Can production speed and quality coexist?
Until Instron Structural Testing Systems (Canton, MA) added a modular pitching unit to its servo-hydraulic crash sled, there was no non-destructive method to test the effect of pitching—the lift and roll of the rear of the vehicle in a frontal crash—on occupants.
"Design has become much more of a differentiator." That's Doug Walker, president & CEO of Alias Systems Corp.
The "EasyControl" controller prototype from Siemens VDO Automotive Corp.
If a vehicle can be considered a "coming out" party for a brand, then that's exactly what the Saturn Relay is.
Mitsuo Matsushita has hardly gotten his seat warm as the new president and CEO of Denso International America, Inc. and he’s already talking about where the company wants to be in 2015.
Imagine that you are running a plant.
Hydroforming is essential to the Kappa platform that underpins the Pontiac Solstice.
Touchscreens may have the virtue of replacing rows of buttons, but pushing your finger on a smooth piece of glass lacks the tactile satisfaction of operating an honest-to-goodness button or knob.
Soon after the car division of Volvo was bought by Ford in 1999, Volvo engineers were overwhelmed.
When Winfried Benz, managing director, LiCONMT relates the types of systems and machines that the company has provided to companies (Volkswagen is a big customer) for a variety of parts, ferrous and nonferrous alike, it becomes clear that there is a focus on high uptime, especially as he's talking about equipment that typically runs in the range of 100,000 to two million parts per year.
Ford's Non Destructive Evaluation Laboratory (NDEL) sits in a non-descript white concrete building in the middle of the test track next to its Livonia, Michigan, transmission plant.
"It's my job to prepare my best possible case, poke holes in my competitor's case, and convince the customer to use steel for this application." The speaker is J.P.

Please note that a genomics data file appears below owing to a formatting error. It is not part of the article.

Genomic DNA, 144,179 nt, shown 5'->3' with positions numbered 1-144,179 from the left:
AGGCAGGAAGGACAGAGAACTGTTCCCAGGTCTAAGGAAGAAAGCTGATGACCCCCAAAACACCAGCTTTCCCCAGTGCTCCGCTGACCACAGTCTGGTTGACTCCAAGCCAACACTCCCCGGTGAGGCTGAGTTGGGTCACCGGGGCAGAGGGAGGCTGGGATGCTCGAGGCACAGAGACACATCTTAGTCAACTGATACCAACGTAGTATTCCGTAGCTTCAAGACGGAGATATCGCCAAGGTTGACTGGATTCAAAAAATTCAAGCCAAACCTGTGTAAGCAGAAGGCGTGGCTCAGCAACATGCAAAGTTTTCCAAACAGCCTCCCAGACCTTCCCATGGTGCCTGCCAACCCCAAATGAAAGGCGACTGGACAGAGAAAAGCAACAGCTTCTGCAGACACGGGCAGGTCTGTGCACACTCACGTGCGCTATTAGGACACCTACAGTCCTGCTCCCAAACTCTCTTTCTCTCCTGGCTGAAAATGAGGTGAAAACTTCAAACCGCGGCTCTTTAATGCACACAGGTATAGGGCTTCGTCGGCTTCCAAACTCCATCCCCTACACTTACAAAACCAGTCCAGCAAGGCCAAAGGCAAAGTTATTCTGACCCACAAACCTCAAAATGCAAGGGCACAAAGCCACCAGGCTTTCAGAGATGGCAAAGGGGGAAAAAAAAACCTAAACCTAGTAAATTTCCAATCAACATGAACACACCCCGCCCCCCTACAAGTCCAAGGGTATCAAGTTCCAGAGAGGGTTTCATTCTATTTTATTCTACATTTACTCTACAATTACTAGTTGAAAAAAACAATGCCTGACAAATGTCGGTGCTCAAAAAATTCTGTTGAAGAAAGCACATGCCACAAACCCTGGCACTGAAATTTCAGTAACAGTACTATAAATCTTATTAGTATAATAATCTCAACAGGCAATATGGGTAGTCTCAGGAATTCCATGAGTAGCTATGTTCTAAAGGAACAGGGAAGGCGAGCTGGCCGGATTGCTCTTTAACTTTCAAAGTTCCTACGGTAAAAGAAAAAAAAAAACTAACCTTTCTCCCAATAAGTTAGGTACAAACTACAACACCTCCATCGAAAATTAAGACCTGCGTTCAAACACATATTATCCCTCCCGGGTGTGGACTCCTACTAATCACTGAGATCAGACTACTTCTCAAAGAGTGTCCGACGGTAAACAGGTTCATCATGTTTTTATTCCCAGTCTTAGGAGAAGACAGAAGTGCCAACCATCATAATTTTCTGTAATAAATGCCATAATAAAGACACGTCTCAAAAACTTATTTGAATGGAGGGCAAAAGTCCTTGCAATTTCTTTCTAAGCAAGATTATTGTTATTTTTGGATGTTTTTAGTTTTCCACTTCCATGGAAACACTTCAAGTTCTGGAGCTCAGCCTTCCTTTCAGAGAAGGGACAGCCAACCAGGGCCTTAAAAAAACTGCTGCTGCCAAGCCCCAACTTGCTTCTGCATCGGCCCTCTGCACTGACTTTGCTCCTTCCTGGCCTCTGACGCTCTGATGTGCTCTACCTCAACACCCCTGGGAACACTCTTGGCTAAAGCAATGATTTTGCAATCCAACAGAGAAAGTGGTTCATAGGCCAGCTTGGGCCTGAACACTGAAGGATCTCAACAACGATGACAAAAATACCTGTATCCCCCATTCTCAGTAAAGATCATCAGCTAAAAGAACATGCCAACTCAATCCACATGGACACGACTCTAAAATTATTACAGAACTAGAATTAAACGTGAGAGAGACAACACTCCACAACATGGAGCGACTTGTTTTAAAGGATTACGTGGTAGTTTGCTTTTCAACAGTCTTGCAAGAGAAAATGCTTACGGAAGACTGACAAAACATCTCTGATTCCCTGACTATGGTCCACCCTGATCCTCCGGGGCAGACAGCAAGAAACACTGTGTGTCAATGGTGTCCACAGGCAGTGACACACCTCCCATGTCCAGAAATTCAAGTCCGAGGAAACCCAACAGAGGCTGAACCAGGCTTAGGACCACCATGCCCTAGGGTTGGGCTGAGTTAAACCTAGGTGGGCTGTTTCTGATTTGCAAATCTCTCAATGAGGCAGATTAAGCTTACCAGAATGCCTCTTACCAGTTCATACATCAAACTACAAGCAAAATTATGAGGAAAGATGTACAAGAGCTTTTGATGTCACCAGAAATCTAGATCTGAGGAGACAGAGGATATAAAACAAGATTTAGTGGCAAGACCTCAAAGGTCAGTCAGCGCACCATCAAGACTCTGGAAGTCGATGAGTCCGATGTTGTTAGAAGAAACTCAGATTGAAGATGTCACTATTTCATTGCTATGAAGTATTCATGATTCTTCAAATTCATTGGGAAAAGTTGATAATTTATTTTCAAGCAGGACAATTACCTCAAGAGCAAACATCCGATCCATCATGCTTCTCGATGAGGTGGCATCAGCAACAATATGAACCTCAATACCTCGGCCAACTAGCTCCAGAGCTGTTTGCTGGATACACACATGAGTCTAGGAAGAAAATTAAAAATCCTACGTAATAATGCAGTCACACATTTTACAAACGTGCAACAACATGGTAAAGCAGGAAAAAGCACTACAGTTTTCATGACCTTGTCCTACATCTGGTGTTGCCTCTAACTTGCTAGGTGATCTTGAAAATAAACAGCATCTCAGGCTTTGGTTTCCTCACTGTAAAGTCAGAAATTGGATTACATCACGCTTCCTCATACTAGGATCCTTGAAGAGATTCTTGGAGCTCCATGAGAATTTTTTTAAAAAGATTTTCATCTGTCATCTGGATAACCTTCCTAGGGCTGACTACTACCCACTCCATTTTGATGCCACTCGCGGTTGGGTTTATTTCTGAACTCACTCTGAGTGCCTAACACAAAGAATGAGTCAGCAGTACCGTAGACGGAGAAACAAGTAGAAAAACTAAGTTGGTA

Finding and reusing product designs, quickly getting to the right design revision, and just plain working on the same design revision in a collaborative work environment—these alone are all good reasons to implement product lifecycle management (PLM) systems. But it seems small companies aren't really buying into PLM; they are just now implementing and getting settled with product data management (PDM)—and getting what they would expect from "PLM."
In automotive circles Gothenburg is known mainly as the home of Volvo. But Sweden's second largest city has become a hotspot for telematics research that is drawing global attention.
Suppliers are adding greater functionality to electronic stability control systems to improve safety and entice car buyers to check the ESC option box.
Back in 2001, when Buick designers and engineers were working on what would become the replacement for not one sedan but two—the Regal and the Century—Bob Lutz took a look at what they were doing.
That is a real situation.
Against a background of deep gloom surrounding Germany's automotive industry—Volkswagen recording a €47-million ($60-million) loss in the first nine months of 2004.
Another run-flat tire? Not exactly.
"On the flight home I asked myself, 'How could such truly talented people allow them-selves to get into such a morass?'"—Louis V.
A friend and former colleague refers to me as "the most cynical man I know." In some respects, he's right—especially when it comes to the auto industry and its various players.
We have been talking a lot about innovation in this column—how it has been intensifying into a "solutions race" in some fields where there are multiple, alternative approaches, each with its own fans, and how innovation can be leveraged through some basic disciplines that characterize the suppliers whose margins are consequently higher.
No matter what your job, almost surely it can be made easier than it is now.